WTF?! How much would you pay to be three inches taller? $75,000? To some, that's a fair price to increase their stature. Interestingly, tech industry professionals make up a good portion of the patients requesting this expensive and excruciating surgery. Is it really worth it? I suppose it depends on your perspective, but after reviewing the details, I'm not sold.

There has been a recent surge in an uncommon form of cosmetic surgery that adds a few inches to the patient's height. Dr. Kevin Debiparshad, one of the few doctors who performs the procedure in the US, claims he has up to 50 new patients per month wanting to be a little bit taller. Oddly, a large number of them work in the tech industry.

"I joke that I could open a tech company. I got, like, 20 software engineers doing this procedure right now who are here in Vegas," Debiparshad told GQ. "There was a girl yesterday from PayPal. I've got patients from Google, Amazon, Facebook, Microsoft. I've had multiple patients from Microsoft."

The reason for so many techies seeking the operation might boil down to them having plenty of money but not enough self-esteem.

Prices range from $70,000 to $100,000 for the initial procedure, which involves severing both femurs (thigh bones) and inserting a large titanium nail between the broken bone. The rods are gradually extended one millimeter per day for three months. After that, the surgeon removes the screws, a procedure which costs an additional $14,000 to $20,000. The result is an increase of up to three inches in height.

It's not just a high price tag that people have to consider. Some patients opt for an additional three inches by getting the procedure done on their tibias. However, at what point does a person start looking freakishly abnormal when only lengthening their legs? Even after a few inches, bodies look oddly disproportional.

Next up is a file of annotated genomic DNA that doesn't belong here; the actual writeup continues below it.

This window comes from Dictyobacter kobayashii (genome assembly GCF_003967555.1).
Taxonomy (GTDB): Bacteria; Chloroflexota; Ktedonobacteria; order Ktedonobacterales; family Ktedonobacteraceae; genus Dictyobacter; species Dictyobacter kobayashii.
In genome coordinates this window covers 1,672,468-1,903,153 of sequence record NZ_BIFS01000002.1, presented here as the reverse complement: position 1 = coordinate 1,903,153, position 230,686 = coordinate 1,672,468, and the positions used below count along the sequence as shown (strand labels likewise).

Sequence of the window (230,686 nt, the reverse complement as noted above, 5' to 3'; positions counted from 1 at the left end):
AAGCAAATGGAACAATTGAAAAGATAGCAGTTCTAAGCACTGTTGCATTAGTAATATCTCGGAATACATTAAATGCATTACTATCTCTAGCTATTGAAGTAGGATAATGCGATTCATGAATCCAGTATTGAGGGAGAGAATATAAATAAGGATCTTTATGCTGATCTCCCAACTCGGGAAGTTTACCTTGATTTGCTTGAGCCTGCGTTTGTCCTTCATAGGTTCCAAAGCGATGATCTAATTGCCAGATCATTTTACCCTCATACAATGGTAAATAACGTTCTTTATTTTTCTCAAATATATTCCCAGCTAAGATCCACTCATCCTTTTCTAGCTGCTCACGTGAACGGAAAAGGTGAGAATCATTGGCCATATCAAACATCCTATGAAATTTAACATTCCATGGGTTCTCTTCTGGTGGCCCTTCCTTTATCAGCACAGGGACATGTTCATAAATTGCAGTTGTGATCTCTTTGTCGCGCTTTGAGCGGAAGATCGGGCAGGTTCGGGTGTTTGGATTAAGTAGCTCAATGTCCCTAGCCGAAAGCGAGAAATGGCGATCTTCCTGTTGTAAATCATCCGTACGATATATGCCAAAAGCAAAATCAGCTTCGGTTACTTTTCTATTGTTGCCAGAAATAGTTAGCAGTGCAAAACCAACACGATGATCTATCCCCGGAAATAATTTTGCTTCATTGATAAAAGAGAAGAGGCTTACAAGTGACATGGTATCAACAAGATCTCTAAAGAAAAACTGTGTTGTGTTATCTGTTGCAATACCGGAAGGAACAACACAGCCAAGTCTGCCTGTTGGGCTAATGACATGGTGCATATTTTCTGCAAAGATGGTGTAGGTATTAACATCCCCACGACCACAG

Another downside is that the operation essentially cripples patients for up to three months. During that time, the muscles, tendons, ligaments, nerves, and blood vessels are slowly stretched, causing extreme pain. Strong painkillers deal with that problem, but some patients worry about addiction. So this isn't something anyone would want to enter into lightly.

In fact, leg lengthening wasn't always considered a cosmetic operation. A Soviet orthopedic surgeon named Gavriil Ilizarov developed the procedure in the 1950s to treat abnormalities like uneven leg lengths and complex fractures. It was generally considered medically necessary.

It was also much more invasive. Essentially the doctors would break the leg, and then instead of setting it, they attached a medieval-looking scaffolding to the leg called an Ilizarov apparatus or frame. Pins on the brace were driven into and affixed to the bone holding the leg in alignment but with the break separated enough to allow new bone to grow into the gap. Patients were usually bedridden for months but had even legs in the end.

Some surgeons still practice the Ilizarov procedure. However, the alternate form that Dr. Debiparshad and others use is relatively new, having been developed only in the last five years. It has advantages over using an Ilizarov frame, the most obvious being the elimination of creating more wounds than necessary. Since all the mechanics are within the leg and are adjusted magnetically, there is less chance of infections from the gaping sores caused by the Ilizarov frame's pins.

Doctors continue working on the process to make it quicker and easier for the patient. Between 2019 and 2021, they used a stainless steel nail instead of titanium. The steel was more rigid and allowed patients to walk on it. However, they were recalled when it was found there was a chance of corrosion. Dr. Debiparshad says a new nail is awaiting FDA approval and should be available in 2023.

Masthead credit: Ellipse2016